Is Labour backtracking on Israel-Palestine?

By Alex Blenkhorn, Stockport

The Jewish Chronicle recently reported that a “draft text is to be put before the [Labour] Party’s National Policy Forum in Brighton, which reiterates support for a two-state solution in the region but avoids any direct criticism of Israel.” The text would also significantly alter the position laid out in Labour’s 2017 election manifesto, by removing criticism of Israel’s attacks on the Palestinians and the commitment for a Labour government to “immediately recognise the state of Palestine”.

The new position would represent a significant step backwards in Labour’s commitment to Palestinian liberation if passed. Labour has a clear political obligation to condemn the ongoing humanitarian crisis in occupied Palestine, including the decade long Israeli blockade of Gaza, which has substantially affected the living standards and health of Palestinian workers.

Access to clean water, medical care, wastewater treatment and many other aspects of daily life have been significantly curtailed by the blockade, a clear illustration of the Likud government’s disregard for Palestinian human rights. Recently, deliberate shortages of fuel and electricity – enforced as a political weapon to reduce the standing of Hamas – have led to what the International Committee of the Red Cross called “a systemic collapse of an already battered infrastructure and economy”.

Following the 2014 invasion of Gaza and subsequent killing of at least 1,500 innocent civilians by the Israeli Defence Forces, around 50,000 people remain internally displaced in the enclave. Severe restrictions on materials allowed into Gaza mean that Palestinians are prevented from rebuilding their own homes. The NPF motion also fails to comment on the building of illegitimate Israeli settlements in the West Bank. These settlements represent a clear obstacle to peace, based on an unjustifiable seizure of Palestinian territory; as well as a propaganda boon for the extreme right-wing demagogues of Hamas.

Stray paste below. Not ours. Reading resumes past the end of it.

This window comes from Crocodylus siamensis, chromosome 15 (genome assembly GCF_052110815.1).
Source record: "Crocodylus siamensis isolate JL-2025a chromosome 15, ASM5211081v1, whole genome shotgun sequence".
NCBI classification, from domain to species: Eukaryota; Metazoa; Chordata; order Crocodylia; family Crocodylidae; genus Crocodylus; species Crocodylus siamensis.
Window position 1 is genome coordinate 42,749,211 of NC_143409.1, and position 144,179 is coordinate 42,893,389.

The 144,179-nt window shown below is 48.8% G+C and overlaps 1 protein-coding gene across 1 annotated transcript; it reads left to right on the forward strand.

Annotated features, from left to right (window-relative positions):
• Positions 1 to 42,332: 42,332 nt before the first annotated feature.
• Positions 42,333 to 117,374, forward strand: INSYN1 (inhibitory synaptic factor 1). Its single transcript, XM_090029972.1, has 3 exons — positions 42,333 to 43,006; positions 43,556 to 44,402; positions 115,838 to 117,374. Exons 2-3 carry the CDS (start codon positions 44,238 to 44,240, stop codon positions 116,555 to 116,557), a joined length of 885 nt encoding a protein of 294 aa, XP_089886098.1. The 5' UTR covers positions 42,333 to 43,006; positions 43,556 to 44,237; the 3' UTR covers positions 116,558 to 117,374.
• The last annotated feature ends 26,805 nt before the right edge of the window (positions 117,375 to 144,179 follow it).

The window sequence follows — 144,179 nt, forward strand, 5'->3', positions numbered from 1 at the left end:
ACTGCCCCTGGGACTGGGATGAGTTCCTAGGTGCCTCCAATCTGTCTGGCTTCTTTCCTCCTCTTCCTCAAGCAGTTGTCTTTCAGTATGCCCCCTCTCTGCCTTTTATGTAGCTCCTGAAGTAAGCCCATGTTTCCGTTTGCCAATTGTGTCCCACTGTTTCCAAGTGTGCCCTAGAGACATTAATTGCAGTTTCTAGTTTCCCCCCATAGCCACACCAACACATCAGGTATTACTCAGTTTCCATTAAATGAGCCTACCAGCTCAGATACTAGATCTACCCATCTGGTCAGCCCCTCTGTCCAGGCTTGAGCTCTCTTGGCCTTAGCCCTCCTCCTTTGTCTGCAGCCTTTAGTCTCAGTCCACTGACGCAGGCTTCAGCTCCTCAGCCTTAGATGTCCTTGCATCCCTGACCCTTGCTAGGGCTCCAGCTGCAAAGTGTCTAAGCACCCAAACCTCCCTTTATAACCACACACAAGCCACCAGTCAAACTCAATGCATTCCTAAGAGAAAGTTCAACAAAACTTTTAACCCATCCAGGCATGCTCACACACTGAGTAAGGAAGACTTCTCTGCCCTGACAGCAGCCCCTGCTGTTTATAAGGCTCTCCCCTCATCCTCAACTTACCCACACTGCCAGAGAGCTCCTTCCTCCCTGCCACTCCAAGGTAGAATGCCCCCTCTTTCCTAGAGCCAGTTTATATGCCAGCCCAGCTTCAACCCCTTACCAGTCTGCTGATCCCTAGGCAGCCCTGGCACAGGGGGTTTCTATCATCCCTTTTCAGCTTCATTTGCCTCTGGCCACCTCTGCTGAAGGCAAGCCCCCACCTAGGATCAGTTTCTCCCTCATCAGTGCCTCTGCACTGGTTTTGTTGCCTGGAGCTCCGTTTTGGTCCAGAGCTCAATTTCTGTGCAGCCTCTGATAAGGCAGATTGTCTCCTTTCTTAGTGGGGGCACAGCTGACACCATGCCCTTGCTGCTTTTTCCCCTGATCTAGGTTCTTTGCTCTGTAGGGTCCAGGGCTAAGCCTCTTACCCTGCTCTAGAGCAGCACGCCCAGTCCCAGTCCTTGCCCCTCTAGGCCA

As socialists, we should call for immediate recognition of the state of Palestine, for international solidarity with both the Israeli and Palestinian left and for working class opposition to the theocratic fascists of Hamas and Hezbollah, as well as the continued human rights abuses of the right wing Israeli government. The NPF proposal, in omitting the crimes of the Israeli government, does nothing to further peace in the region and undermines Labour’s commitment to a viable two state solution. On that basis it must be opposed.

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What Labour’s 2017 manifesto said

“There can be no military solution to this conflict and all sides must avoid taking action that would make peace harder to achieve. That means both an end to the blockade, occupation and settlements, and an end to rocket and terror attacks. Labour will continue to press for an immediate return to meaningful negotiations leading to a diplomatic resolution. A Labour government will immediately recognise the state of Palestine.”

What the National Policy Forum proposal says

“In Israel and the Occupied Palestinian Territories, Labour is committed to a comprehensive peace based on a two-state solution: a secure Israel alongside a secure and viable state of Palestine.”

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